Last of the shaukeen Kayasth men
How my father Rajeev Rishi, a bon vivant and amateur chef, gave us life lessons through his food and left an indelible mark on Avadhi cuisine
The day before he came down with a fever, my dad (72) sent me a bowl of satpaita, a typical winter preparation of split urad dal and methi greens, part of our family’s rich repertoire of Avadhi cuisine. “Who eats satpaita in summer? It is too heavy,” I retorted on the phone, when he called to ask if I wanted some. “We,” my dad said, using his royal Lucknowi “we” (instead of “I”), “felt like eating it,” and sent it across. I ate much of it with enthusiasm that afternoon, warm weather notwithstanding, and then stowed away some in the fridge.
The next day, dad tested positive for Covid-19, as did my mother and brother, and the world changed irrevocably. For a few days after, however, I still believed all was well. That dad was only mildly ill. In fact, it was a delusion the entire family remained under till that last evening when he boarded the ambulance and went into the ICU unescorted — never to come back. The bowl of satpaita sits in my refrigerator; now a memory to be preserved.
As a finely-worded obit emailed to me described him, my dad was a bon vivant, the last of a line of shaukeen Kayasth men, belonging to the liberal community of medieval scribes, known to patronise the arts and culture, and who liked to live life king size. Generous to a fault, fond of cooking and music, dad was happiest when sharing these passions. Before the pandemic made physical gatherings impossible, he and some relatives and friends had been regular with their musical baithaks held once a month, soirées organised in each other’s homes in which all participants would sing carefully-rehearsed songs, accompanists having been hired for the occasion. The baithaks would end inevitably in a lavish repast prepared by the host, and when my dad’s turn came, there would be demands for his bhuna meat or badam parsinde, recipes going back centuries that he had perfected.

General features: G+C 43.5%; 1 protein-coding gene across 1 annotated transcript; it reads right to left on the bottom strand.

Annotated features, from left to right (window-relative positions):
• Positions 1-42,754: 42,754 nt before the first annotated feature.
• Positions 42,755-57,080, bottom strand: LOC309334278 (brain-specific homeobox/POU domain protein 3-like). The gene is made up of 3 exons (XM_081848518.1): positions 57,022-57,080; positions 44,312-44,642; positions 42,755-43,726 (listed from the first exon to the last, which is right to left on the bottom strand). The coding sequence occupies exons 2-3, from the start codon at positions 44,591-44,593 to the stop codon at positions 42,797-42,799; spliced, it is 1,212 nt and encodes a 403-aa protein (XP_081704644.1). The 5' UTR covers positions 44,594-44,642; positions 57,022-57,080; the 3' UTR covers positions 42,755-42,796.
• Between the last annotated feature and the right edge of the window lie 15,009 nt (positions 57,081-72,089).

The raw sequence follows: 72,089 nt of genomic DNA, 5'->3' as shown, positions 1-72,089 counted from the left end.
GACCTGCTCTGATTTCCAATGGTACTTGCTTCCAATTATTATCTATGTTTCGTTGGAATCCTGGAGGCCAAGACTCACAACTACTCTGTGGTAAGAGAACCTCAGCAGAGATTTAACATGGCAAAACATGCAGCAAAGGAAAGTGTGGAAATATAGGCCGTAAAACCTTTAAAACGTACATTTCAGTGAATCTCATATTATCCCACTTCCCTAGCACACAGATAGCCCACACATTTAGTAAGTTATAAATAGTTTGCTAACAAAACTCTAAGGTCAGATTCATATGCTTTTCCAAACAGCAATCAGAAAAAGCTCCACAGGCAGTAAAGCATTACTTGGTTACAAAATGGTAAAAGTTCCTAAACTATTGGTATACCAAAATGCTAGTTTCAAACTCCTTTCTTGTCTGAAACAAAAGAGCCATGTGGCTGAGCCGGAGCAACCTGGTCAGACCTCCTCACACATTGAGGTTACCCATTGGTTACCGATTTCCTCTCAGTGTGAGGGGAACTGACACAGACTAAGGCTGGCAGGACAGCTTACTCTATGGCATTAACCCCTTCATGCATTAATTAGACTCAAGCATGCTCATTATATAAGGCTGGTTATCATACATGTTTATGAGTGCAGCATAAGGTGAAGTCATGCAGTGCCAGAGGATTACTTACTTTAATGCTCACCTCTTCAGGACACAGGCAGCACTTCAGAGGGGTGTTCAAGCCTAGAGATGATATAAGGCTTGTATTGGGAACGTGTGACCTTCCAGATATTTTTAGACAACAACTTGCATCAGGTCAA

Last year, Zoom took over. Musical performances were now shared on it instead. And sometimes he would send us recordings. “By sadabahar Rishi,” (‘Evergreen Rishi’; Rishi being his last name) reads a message on my WhatsApp: two songs that I never opened or heard, and now cannot bring myself to. They must remain evergreen, like the satpaita sitting in the fridge.
Parsinde for the win
Music and food have been twin legacies of a larger composite Kayasth culture and way of life that I have repeatedly written about. That world is now lost. The legacy lived in dad. My interest was always that of an outsider, of someone examining a slice of life.
Through all of last year, as the pandemic took over and he stopped going to office, instead letting my brother lead his engineering consulting business, he cooked more and more. Treats of dum ka kathal, made with tender jackfruit, bhuna meat, takey paise (‘coins’ made of besan), and bathua would arrive at our house regularly, along with gifts of the finest mangoes, chocolates, even gin and wine.